Understanding Restricted Parties and Its Purpose
April 21, 2022 Author: The Global Wizard Team
Some Perspective & History of Restricted Parties
As we know from our blog, "A Brief History of Denied Persons Screening”, Restricted Parties Screening began in the 1970s after the Export Administration Act of 1969 was enacted as an official government function when processing exports.
Because of this Act, government agencies worldwide have created restricted parties lists that they add entities to (individual people, companies, organizations, and countries) when those entities have violated that agency’s export rules and regulations (e.g. political unrest, repeated regulation violations, trade sanctions, ties to terrorism, etc.).
Restricted Parties lists can change at any time; from once a month to multiple times in a day under certain conditions. The Global Wizard Restricted Parties module is updated, in real-time, whenever there are changes made to any of the source lists.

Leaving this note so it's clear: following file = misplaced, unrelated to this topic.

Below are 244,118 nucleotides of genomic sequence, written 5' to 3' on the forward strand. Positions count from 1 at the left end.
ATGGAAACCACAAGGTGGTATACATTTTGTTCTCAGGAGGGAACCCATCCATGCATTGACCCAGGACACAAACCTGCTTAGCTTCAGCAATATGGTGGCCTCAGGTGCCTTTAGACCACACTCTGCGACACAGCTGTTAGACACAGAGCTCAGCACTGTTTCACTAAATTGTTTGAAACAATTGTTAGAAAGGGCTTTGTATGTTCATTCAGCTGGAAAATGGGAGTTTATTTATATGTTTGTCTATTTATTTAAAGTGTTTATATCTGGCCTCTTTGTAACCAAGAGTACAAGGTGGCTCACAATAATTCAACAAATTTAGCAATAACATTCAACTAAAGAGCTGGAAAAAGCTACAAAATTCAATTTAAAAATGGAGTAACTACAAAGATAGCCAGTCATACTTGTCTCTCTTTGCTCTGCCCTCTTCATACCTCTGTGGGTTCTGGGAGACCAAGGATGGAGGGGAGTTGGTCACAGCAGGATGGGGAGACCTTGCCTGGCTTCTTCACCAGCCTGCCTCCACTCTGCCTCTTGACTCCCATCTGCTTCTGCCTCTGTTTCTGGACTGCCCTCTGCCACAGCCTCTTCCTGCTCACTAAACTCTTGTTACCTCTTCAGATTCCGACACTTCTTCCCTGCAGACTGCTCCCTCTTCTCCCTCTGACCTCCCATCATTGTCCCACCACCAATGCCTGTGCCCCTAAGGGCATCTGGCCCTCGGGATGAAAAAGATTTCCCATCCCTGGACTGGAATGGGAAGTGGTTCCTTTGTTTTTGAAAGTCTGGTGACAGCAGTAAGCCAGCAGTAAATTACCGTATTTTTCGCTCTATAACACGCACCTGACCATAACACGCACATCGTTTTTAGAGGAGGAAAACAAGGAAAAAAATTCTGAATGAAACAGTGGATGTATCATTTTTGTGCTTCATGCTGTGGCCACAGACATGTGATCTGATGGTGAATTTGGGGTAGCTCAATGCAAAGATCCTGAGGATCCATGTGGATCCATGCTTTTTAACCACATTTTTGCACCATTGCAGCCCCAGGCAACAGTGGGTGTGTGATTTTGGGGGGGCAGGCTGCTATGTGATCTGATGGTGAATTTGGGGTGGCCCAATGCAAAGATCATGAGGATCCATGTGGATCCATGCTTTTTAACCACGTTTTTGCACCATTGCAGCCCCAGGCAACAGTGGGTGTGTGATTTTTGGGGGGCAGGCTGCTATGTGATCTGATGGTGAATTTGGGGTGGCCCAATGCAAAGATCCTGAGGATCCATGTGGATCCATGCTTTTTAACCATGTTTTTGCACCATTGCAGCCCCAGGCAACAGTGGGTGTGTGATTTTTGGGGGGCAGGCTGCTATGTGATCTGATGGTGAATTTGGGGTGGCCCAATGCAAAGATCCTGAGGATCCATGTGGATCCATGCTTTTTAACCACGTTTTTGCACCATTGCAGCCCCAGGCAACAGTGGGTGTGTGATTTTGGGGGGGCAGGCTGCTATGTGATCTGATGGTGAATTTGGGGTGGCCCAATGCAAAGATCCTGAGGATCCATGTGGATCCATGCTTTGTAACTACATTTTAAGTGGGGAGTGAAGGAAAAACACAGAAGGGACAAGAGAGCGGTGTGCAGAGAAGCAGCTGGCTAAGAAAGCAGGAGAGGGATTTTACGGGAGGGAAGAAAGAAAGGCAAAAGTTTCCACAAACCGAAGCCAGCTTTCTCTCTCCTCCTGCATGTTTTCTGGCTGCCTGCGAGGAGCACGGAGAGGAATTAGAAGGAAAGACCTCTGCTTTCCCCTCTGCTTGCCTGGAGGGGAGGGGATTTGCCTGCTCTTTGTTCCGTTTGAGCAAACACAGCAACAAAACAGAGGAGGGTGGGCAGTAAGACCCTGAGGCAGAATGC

Who Puts the Who in Restricted Parties?
Here are just a few of the databases that Global Wizard accesses to provide you with a real-time, centralized resource for your restricted parties screenings:
- Consolidated Screening Lists
- Office of Foreign Assets Control - OFAC
- U.S. Department of State
- European Union Sanctions List
- US Commerce Department's Denials List
- United Nations (Security Council) Sanctions
“What if I want to include my own restricted parties entities?”
Your company might have a history with specific entities that makes you just not want to do business with them.
- Non-payment or slow payment of previous transactions
- Constantly returns product, disputes warranty, or service terms
- Filed litigation against the company
- Has a public history of unethical or immoral practices
While many RPS (Restricted Party Screening) services do not allow you to add your own entities or create your own restricted parties list, Global Wizard offers this useful feature. Check out our blog on using this innovative tool within the Restricted Parties module to create a custom restricted parties list.
The Bureau of Industry and Security (BIS) website offers a useful resource on how to avoid dealing with unauthorized parties.
Our blog, “Denied Parties Screening: Red Flags to Watch for in Export” provides helpful advice on what to watch for when conducting international business transactions.
Are you interested in Global Wizard?Get started today with the new Global Wizard Restricted Parties application.
We use Denied Screening and Restricted Screening interchangeably. They have the same meaning.